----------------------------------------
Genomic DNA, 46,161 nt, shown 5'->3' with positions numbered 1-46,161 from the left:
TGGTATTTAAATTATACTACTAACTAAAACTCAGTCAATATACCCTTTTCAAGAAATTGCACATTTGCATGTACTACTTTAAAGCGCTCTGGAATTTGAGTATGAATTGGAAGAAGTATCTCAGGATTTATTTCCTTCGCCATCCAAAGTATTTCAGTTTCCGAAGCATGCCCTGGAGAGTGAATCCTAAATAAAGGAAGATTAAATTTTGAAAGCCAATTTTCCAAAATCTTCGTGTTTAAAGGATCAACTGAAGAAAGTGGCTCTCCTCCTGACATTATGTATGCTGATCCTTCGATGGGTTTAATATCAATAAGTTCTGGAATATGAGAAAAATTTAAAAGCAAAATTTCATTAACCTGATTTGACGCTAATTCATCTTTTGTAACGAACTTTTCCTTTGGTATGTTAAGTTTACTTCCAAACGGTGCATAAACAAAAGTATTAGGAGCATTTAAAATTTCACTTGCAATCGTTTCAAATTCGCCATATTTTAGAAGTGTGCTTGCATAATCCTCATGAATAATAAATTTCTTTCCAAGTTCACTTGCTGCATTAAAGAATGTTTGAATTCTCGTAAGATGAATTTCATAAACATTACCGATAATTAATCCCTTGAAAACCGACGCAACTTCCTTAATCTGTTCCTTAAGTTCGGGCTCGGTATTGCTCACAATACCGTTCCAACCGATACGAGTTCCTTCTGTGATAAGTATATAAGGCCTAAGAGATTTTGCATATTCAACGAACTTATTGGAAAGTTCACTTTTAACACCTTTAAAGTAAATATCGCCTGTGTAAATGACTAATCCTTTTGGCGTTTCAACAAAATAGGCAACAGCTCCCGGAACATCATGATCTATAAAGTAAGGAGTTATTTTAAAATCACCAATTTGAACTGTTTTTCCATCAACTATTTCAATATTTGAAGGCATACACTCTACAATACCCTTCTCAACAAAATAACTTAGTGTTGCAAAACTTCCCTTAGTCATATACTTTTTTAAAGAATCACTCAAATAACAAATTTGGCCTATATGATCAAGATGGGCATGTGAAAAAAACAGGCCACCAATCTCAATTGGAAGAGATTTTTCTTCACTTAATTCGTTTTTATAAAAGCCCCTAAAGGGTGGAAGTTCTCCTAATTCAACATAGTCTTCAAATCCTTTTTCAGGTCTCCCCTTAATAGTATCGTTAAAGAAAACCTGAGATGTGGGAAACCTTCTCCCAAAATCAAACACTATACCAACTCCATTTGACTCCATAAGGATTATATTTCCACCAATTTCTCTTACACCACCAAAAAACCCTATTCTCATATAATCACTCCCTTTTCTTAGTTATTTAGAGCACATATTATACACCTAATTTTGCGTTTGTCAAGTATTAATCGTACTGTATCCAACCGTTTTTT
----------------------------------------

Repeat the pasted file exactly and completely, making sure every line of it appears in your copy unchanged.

Genomic DNA, 46,161 nt, shown 5'->3' with positions numbered 1-46,161 from the left:
TGGTATTTAAATTATACTACTAACTAAAACTCAGTCAATATACCCTTTTCAAGAAATTGCACATTTGCATGTACTACTTTAAAGCGCTCTGGAATTTGAGTATGAATTGGAAGAAGTATCTCAGGATTTATTTCCTTCGCCATCCAAAGTATTTCAGTTTCCGAAGCATGCCCTGGAGAGTGAATCCTAAATAAAGGAAGATTAAATTTTGAAAGCCAATTTTCCAAAATCTTCGTGTTTAAAGGATCAACTGAAGAAAGTGGCTCTCCTCCTGACATTATGTATGCTGATCCTTCGATGGGTTTAATATCAATAAGTTCTGGAATATGAGAAAAATTTAAAAGCAAAATTTCATTAACCTGATTTGACGCTAATTCATCTTTTGTAACGAACTTTTCCTTTGGTATGTTAAGTTTACTTCCAAACGGTGCATAAACAAAAGTATTAGGAGCATTTAAAATTTCACTTGCAATCGTTTCAAATTCGCCATATTTTAGAAGTGTGCTTGCATAATCCTCATGAATAATAAATTTCTTTCCAAGTTCACTTGCTGCATTAAAGAATGTTTGAATTCTCGTAAGATGAATTTCATAAACATTACCGATAATTAATCCCTTGAAAACCGACGCAACTTCCTTAATCTGTTCCTTAAGTTCGGGCTCGGTATTGCTCACAATACCGTTCCAACCGATACGAGTTCCTTCTGTGATAAGTATATAAGGCCTAAGAGATTTTGCATATTCAACGAACTTATTGGAAAGTTCACTTTTAACACCTTTAAAGTAAATATCGCCTGTGTAAATGACTAATCCTTTTGGCGTTTCAACAAAATAGGCAACAGCTCCCGGAACATCATGATCTATAAAGTAAGGAGTTATTTTAAAATCACCAATTTGAACTGTTTTTCCATCAACTATTTCAATATTTGAAGGCATACACTCTACAATACCCTTCTCAACAAAATAACTTAGTGTTGCAAAACTTCCCTTAGTCATATACTTTTTTAAAGAATCACTCAAATAACAAATTTGGCCTATATGATCAAGATGGGCATGTGAAAAAAACAGGCCACCAATCTCAATTGGAAGAGATTTTTCTTCACTTAATTCGTTTTTATAAAAGCCCCTAAAGGGTGGAAGTTCTCCTAATTCAACATAGTCTTCAAATCCTTTTTCAGGTCTCCCCTTAATAGTATCGTTAAAGAAAACCTGAGATGTGGGAAACCTTCTCCCAAAATCAAACACTATACCAACTCCATTTGACTCCATAAGGATTATATTTCCACCAATTTCTCTTACACCACCAAAAAACCCTATTCTCATATAATCACTCCCTTTTCTTAGTTATTTAGAGCACATATTATACACCTAATTTTGCGTTTGTCAAGTATTAATCGTACTGTATCCAACCGTTTTTT